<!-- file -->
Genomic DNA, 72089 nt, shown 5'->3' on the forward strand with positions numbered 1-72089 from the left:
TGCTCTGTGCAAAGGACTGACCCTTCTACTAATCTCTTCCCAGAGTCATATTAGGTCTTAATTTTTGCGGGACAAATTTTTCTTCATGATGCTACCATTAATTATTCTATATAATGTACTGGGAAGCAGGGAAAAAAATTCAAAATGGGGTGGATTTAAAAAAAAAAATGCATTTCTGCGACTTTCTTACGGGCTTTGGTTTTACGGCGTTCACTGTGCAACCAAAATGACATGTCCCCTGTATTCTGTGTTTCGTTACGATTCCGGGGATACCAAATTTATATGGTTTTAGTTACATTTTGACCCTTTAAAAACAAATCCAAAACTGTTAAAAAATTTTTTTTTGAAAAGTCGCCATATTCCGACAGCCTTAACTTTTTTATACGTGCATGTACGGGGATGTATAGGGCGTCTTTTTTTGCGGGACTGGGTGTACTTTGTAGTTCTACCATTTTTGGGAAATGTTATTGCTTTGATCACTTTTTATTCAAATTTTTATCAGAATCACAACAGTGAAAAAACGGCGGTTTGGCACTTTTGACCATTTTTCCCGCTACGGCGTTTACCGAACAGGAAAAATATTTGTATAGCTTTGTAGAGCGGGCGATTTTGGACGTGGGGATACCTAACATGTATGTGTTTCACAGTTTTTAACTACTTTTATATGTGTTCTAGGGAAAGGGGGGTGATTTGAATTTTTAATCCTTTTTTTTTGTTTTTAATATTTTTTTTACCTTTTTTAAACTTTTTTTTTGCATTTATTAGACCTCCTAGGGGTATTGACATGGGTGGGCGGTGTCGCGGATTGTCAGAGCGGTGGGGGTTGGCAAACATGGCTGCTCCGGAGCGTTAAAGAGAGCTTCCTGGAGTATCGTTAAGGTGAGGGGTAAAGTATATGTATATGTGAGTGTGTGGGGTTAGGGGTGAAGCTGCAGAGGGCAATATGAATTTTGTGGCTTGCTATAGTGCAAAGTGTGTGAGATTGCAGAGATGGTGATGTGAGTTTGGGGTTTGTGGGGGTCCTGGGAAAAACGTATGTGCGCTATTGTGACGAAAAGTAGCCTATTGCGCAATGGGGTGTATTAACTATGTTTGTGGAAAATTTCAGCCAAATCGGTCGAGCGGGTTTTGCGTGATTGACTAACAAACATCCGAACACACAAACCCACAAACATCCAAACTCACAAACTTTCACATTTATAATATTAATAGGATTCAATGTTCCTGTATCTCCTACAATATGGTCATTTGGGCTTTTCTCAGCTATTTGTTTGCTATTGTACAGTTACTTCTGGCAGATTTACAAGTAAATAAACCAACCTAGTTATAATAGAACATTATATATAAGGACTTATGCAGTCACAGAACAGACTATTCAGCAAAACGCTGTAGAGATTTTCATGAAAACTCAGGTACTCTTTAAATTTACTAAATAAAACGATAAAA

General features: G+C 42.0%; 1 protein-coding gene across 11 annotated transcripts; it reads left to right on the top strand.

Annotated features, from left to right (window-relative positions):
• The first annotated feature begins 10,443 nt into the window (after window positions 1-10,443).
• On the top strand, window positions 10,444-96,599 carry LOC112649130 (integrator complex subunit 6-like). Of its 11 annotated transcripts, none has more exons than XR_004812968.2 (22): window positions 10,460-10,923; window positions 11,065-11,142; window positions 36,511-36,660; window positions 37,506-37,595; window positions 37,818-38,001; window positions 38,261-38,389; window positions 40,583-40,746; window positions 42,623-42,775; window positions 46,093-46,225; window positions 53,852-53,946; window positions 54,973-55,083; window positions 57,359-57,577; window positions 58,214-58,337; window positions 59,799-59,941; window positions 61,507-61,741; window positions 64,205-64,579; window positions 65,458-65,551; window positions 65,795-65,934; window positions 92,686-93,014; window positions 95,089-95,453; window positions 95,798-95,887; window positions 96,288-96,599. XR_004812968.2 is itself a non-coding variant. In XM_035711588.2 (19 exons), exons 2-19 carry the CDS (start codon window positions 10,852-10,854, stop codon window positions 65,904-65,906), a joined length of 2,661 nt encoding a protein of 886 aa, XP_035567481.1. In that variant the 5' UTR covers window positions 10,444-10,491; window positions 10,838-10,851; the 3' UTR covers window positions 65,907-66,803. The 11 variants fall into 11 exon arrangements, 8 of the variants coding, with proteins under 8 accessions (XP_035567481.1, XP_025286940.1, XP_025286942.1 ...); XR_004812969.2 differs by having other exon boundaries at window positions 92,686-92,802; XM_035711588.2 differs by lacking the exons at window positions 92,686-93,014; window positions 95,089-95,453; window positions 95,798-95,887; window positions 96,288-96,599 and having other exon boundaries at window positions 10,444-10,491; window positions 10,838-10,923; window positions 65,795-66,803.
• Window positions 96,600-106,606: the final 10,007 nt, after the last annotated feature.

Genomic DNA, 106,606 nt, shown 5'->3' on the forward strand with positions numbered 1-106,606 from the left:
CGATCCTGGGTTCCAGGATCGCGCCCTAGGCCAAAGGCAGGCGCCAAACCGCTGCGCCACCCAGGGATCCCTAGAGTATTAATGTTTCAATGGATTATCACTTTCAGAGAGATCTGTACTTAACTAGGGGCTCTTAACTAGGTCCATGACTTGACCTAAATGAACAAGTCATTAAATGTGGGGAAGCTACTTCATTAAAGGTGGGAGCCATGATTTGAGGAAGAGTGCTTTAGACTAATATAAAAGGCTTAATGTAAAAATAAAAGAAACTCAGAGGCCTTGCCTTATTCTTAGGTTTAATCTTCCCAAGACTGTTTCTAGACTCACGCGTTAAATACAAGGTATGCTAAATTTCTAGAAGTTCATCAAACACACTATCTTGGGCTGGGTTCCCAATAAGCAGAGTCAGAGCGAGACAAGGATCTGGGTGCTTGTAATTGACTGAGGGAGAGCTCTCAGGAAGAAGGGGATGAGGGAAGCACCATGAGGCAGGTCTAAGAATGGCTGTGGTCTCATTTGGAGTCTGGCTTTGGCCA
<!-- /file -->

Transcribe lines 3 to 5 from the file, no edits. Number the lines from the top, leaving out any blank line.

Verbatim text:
General features: G+C 42.0%; 1 protein-coding gene across 11 annotated transcripts; it reads left to right on the top strand.

Annotated features, from left to right (window-relative positions):
• The first annotated feature begins 10,443 nt into the window (after window positions 1-10,443).